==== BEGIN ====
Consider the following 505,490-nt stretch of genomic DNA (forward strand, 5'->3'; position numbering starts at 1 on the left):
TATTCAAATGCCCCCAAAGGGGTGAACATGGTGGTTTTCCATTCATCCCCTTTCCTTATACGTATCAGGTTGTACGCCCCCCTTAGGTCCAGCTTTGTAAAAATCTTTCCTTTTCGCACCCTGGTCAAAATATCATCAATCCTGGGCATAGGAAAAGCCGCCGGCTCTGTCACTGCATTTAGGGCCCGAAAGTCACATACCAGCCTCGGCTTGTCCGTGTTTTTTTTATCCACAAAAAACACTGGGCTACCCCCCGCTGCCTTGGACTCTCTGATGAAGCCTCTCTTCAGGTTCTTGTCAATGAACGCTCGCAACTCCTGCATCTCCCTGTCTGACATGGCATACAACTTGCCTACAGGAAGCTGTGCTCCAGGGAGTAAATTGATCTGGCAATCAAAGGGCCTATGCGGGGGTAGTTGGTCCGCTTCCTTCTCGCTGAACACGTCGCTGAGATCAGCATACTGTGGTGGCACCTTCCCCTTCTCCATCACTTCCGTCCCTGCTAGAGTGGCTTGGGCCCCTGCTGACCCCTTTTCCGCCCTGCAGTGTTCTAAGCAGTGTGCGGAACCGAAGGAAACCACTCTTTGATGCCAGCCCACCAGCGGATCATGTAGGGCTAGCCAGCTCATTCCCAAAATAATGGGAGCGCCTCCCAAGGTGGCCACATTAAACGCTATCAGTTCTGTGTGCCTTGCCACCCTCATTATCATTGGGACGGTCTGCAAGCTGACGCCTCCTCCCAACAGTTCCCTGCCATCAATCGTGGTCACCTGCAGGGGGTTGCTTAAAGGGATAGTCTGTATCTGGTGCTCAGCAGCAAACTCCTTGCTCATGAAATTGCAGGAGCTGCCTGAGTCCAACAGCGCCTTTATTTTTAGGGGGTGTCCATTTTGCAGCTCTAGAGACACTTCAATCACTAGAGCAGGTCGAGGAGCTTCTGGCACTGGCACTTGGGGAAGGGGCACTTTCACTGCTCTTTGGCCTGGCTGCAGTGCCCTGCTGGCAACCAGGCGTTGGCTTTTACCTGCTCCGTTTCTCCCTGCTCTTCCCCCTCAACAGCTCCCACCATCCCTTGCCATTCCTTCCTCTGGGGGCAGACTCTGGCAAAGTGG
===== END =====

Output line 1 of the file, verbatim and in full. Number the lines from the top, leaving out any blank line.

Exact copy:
Consider the following 505,490-nt stretch of genomic DNA (forward strand, 5'->3'; position numbering starts at 1 on the left):